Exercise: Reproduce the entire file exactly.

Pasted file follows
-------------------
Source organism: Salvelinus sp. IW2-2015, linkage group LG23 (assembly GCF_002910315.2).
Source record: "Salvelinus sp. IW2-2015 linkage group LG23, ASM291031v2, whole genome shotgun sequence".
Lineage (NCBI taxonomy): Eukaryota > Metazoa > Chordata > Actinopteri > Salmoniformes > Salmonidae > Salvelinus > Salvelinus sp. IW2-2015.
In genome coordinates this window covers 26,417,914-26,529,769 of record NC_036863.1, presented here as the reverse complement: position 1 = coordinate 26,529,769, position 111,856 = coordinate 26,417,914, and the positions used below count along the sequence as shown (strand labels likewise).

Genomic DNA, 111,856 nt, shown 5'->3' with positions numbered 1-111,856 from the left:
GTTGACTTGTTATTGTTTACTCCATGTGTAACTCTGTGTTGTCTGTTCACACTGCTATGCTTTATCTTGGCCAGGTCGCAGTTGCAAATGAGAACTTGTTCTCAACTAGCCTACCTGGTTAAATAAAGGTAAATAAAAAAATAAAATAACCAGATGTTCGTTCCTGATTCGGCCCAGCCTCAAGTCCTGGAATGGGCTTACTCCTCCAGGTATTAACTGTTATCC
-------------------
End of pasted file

Source organism: Salvelinus sp. IW2-2015, linkage group LG23 (assembly GCF_002910315.2).
Source record: "Salvelinus sp. IW2-2015 linkage group LG23, ASM291031v2, whole genome shotgun sequence".
Lineage (NCBI taxonomy): Eukaryota > Metazoa > Chordata > Actinopteri > Salmoniformes > Salmonidae > Salvelinus > Salvelinus sp. IW2-2015.
In genome coordinates this window covers 26,417,914-26,529,769 of record NC_036863.1, presented here as the reverse complement: position 1 = coordinate 26,529,769, position 111,856 = coordinate 26,417,914, and the positions used below count along the sequence as shown (strand labels likewise).

Genomic DNA, 111,856 nt, shown 5'->3' with positions numbered 1-111,856 from the left:
GTTGACTTGTTATTGTTTACTCCATGTGTAACTCTGTGTTGTCTGTTCACACTGCTATGCTTTATCTTGGCCAGGTCGCAGTTGCAAATGAGAACTTGTTCTCAACTAGCCTACCTGGTTAAATAAAGGTAAATAAAAAAATAAAATAACCAGATGTTCGTTCCTGATTCGGCCCAGCCTCAAGTCCTGGAATGGGCTTACTCCTCCAGGTATTAACTGTTATCC